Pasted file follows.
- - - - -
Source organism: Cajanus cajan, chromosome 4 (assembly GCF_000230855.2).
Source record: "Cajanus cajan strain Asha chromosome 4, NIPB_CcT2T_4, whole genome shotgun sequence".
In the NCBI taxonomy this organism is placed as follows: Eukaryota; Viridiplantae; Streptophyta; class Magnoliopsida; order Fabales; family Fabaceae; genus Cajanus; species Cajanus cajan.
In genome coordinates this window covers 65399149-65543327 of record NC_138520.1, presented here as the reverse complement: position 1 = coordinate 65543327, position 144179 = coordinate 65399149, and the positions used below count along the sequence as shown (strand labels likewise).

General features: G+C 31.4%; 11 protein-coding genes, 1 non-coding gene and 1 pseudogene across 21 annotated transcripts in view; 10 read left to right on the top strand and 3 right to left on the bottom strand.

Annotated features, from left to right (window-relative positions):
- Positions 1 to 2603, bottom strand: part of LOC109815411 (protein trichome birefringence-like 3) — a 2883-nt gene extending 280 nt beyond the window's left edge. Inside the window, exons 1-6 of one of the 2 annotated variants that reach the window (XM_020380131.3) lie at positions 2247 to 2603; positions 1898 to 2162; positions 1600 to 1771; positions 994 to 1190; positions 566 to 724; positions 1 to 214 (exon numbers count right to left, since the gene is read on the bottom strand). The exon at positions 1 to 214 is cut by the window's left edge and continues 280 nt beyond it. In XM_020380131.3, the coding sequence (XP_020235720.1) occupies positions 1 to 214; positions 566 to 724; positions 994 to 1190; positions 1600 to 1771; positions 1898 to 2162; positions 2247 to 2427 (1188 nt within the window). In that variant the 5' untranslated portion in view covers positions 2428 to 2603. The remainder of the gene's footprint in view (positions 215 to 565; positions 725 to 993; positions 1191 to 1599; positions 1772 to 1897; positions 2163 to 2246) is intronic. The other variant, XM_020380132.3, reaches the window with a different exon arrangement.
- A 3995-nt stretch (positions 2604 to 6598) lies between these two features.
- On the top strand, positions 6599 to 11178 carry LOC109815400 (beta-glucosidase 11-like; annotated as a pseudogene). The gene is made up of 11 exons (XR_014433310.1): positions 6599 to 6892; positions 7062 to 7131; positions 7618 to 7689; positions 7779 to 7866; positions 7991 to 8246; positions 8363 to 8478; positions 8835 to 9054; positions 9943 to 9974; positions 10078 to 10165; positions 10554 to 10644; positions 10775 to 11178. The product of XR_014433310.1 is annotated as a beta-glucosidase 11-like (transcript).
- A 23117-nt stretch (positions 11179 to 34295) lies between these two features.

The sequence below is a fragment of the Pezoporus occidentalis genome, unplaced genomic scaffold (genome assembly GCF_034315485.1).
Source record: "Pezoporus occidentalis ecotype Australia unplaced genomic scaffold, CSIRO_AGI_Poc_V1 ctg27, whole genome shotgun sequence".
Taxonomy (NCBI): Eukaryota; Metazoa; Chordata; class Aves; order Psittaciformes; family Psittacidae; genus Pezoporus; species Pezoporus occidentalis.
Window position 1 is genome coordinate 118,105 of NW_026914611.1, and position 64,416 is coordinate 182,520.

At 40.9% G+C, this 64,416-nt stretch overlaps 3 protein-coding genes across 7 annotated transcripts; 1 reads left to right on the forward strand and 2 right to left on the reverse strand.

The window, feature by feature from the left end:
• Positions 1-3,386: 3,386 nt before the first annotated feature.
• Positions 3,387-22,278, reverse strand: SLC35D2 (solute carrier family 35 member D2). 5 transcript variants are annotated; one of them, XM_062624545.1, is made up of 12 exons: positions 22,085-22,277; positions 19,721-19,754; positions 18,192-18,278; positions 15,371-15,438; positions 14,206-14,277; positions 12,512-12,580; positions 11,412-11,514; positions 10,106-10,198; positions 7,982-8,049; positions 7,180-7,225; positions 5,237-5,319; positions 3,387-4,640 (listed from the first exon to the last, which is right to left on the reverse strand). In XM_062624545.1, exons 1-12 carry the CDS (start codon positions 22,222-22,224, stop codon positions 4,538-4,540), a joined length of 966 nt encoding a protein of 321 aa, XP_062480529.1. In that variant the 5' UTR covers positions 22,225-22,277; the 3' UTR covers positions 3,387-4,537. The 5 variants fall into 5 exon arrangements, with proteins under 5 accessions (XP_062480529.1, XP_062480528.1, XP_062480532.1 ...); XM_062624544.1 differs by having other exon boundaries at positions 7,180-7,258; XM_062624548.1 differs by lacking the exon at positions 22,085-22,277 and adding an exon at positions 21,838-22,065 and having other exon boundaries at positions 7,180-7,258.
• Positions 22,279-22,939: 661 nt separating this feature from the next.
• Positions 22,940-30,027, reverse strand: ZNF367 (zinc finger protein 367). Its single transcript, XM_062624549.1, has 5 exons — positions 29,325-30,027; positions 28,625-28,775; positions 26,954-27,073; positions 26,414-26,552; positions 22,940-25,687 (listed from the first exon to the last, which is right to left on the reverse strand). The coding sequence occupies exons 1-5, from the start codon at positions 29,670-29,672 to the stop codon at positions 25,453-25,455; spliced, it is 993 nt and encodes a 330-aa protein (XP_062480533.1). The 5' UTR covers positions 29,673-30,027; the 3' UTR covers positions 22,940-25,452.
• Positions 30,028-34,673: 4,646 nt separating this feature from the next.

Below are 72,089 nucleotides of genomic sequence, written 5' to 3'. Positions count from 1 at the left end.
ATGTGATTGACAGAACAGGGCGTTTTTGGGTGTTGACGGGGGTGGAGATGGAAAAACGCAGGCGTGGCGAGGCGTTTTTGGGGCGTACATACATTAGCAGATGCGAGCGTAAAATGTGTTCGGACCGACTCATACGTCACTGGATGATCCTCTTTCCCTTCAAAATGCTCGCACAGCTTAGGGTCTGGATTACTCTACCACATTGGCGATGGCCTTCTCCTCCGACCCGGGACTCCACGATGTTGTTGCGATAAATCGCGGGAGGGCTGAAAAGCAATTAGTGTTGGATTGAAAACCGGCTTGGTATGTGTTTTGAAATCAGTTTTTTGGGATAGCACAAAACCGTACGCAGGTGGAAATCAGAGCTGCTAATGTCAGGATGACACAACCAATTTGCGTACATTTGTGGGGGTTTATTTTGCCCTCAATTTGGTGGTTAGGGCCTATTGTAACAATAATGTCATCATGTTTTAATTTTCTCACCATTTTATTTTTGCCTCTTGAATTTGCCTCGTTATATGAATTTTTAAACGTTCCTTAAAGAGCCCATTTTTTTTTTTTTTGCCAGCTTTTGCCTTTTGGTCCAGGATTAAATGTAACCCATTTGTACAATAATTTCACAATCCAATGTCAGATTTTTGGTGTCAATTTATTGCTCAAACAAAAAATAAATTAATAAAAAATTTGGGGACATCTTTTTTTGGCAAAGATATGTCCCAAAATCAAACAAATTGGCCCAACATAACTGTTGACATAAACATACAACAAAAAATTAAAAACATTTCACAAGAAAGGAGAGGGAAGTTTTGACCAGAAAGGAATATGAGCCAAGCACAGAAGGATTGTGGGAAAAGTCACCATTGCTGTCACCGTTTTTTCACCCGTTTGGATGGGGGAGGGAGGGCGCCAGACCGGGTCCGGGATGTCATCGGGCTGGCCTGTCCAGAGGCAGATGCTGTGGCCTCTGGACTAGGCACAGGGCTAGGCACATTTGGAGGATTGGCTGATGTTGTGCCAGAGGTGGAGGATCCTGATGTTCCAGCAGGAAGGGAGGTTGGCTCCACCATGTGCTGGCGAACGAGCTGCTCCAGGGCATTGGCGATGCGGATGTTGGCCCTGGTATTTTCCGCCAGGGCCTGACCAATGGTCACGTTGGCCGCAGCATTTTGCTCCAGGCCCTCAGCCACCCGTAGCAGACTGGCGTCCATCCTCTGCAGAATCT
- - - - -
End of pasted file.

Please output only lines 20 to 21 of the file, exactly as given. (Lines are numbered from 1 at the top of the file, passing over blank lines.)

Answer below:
• Positions 22,940-30,027, reverse strand: ZNF367 (zinc finger protein 367). Its single transcript, XM_062624549.1, has 5 exons — positions 29,325-30,027; positions 28,625-28,775; positions 26,954-27,073; positions 26,414-26,552; positions 22,940-25,687 (listed from the first exon to the last, which is right to left on the reverse strand). The coding sequence occupies exons 1-5, from the start codon at positions 29,670-29,672 to the stop codon at positions 25,453-25,455; spliced, it is 993 nt and encodes a 330-aa protein (XP_062480533.1). The 5' UTR covers positions 29,673-30,027; the 3' UTR covers positions 22,940-25,452.
• Positions 30,028-34,673: 4,646 nt separating this feature from the next.